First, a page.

Vaccine nationalism

Image thanks to NBC

For once I almost agreed with Johnson, well sort of. It would be too good to be true otherwise. So what is it that we are nearly in agreement over? He has announced that surplus stock of Britain’s coronavirus vaccine will be shared with the developing world. Very big of him and the UK government.

On the face of it this offer sounds like a generous thing to do yet scratch beneath the surface and the altruism becomes very thin. In truth it is a headline grabbing offer that underlines the scandalous vaccine nationalism that has taken place throughout the pandemic. Even though this has been and continues to be a global pandemic, nation states have engaged in a feeding frenzy of vaccine procurement. Those with the most money have naturally been able to secure the bulk of the vaccine, leaving those further down the chain to pick up the scraps.

While the UK is racing to vaccinate the population as quickly as it can, most of the rest of the world is being left far behind. 

According to ‘COVAX, the joint effort to ensure equitable distribution of vaccines managed by the World Health Organization (WHO); Gavi, the Vaccines Alliance; and the Coalition for Epidemic Preparedness Innovations (CEPI), was meant to solve so-called vaccine nationalism, but it has struggled to get off the ground. Although it has secured around 2 billion doses — with the goal of covering 20 percent of participant countries’ populations by the end of 2021 — none have been delivered.’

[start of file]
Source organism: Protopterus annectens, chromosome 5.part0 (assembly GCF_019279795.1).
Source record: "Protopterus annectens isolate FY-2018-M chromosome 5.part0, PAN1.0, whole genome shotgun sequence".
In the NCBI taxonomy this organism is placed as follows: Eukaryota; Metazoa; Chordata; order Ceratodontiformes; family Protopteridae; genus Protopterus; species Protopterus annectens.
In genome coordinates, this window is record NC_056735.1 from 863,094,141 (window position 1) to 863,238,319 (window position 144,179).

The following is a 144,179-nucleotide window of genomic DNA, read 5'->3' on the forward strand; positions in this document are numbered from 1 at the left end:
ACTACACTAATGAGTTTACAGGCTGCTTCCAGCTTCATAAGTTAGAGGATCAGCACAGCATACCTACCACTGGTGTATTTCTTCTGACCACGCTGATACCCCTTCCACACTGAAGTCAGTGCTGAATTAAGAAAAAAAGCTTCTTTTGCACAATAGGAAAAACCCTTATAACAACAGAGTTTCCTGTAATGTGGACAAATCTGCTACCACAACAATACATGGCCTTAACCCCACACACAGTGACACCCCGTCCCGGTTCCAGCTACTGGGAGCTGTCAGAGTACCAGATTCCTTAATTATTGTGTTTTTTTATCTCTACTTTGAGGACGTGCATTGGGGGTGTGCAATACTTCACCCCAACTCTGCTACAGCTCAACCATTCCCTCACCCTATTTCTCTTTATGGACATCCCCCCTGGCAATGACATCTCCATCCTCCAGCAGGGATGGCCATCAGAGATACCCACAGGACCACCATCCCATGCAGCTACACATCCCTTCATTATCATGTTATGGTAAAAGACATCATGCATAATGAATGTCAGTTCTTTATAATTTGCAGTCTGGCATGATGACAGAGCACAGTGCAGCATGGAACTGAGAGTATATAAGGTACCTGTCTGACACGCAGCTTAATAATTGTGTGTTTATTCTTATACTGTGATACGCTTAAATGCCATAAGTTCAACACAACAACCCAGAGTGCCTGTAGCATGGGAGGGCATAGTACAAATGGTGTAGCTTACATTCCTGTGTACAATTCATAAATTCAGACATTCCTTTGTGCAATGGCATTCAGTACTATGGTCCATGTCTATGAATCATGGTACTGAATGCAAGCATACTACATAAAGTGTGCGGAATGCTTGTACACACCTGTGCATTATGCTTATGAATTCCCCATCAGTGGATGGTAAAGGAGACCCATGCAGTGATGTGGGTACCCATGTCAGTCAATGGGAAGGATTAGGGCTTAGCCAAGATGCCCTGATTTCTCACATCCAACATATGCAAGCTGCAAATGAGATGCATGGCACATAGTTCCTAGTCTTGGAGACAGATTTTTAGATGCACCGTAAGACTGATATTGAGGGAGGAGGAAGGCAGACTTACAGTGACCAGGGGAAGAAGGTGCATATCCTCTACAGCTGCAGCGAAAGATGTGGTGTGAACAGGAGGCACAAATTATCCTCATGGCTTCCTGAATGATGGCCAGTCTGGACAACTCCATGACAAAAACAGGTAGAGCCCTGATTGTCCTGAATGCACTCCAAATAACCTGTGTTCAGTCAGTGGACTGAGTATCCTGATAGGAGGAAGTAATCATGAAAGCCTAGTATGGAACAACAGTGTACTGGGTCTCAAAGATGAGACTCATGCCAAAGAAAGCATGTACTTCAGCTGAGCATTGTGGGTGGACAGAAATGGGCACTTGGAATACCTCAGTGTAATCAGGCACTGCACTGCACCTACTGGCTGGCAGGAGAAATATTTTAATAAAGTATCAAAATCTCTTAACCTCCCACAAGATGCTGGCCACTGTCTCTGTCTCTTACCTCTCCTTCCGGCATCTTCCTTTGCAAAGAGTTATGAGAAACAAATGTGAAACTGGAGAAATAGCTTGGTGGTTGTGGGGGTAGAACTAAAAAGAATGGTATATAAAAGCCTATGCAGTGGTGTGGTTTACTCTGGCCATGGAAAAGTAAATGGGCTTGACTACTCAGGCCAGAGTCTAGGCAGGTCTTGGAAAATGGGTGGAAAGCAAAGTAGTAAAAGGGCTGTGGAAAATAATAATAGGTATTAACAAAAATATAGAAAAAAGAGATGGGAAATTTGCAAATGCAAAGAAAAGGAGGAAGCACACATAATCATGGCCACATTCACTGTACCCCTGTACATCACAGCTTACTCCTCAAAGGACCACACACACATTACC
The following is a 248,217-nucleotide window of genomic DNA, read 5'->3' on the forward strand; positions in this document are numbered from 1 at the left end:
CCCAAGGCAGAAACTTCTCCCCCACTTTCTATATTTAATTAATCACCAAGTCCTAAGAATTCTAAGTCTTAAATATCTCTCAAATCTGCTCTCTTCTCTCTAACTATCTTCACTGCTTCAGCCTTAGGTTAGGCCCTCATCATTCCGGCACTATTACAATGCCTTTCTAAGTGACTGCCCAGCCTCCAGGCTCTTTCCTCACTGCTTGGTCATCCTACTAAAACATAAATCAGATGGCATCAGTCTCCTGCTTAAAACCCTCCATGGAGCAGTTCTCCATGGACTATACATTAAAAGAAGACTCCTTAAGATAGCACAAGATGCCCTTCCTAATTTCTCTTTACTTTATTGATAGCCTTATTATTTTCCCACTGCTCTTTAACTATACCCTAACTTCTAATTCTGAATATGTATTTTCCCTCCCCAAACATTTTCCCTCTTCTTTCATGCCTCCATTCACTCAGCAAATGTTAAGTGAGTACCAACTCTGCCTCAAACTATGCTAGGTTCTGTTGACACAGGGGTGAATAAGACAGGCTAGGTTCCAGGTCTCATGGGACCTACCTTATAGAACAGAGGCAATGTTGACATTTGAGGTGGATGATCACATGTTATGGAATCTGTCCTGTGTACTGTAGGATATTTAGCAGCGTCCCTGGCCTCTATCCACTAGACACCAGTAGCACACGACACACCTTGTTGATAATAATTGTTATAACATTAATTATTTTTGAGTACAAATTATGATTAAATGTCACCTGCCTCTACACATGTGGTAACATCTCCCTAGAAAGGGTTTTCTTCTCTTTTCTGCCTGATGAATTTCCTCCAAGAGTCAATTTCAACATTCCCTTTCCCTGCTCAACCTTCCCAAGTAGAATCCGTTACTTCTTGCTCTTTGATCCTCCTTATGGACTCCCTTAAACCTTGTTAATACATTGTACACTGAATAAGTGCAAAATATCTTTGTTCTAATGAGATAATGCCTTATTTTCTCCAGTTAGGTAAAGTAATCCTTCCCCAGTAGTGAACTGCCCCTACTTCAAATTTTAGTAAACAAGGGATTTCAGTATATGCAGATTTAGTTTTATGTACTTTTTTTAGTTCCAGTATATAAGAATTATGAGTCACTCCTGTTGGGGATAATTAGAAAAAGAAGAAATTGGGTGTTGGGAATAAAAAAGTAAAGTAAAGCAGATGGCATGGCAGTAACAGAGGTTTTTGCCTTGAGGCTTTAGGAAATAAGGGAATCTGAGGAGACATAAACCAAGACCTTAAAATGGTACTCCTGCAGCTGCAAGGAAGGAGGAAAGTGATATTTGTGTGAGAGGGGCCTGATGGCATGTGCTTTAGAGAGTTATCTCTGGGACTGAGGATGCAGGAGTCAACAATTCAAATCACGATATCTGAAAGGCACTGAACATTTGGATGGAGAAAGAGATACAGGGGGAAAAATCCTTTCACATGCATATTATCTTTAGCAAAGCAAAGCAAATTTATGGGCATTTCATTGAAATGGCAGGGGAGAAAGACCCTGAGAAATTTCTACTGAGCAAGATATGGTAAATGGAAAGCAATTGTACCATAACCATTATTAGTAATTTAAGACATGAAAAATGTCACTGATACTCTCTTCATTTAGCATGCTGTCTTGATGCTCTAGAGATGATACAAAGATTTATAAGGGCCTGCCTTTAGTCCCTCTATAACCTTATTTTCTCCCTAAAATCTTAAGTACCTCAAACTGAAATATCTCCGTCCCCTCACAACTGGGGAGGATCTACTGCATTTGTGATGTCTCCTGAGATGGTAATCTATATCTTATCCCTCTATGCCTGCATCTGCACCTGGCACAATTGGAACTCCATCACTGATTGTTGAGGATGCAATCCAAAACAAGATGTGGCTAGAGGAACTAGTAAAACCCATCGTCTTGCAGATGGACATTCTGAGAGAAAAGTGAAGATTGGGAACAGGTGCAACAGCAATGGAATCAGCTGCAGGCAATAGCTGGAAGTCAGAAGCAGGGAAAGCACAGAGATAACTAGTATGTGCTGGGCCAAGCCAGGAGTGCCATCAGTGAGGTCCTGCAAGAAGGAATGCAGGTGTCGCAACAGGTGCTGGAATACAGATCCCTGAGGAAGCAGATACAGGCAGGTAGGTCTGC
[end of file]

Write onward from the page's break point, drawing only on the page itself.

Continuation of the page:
In many ways Johnson’s announcement rubs salt into already raw wounds. Vaccines will only be given away once we have enough and the developing world can have the scraps off the rich world’s table. It is an extension of our imperial approach to global issues. Britain first and screw the rest.

If vaccination is the answer to the COVID problem, and I accept that it is certainly a tool in the armoury, then it needs to be applied at a global level rather than a national one. Indeed it makes sense to vaccinate in countries which have weaker healthcare systems or with populations with a predisposition to the disease in advance of others. Vaccinating vulnerable people first is the approach that has been taken in the UK and so should have been applied across the globe.

Once again, the world has failed to address its inherent inequalities. 

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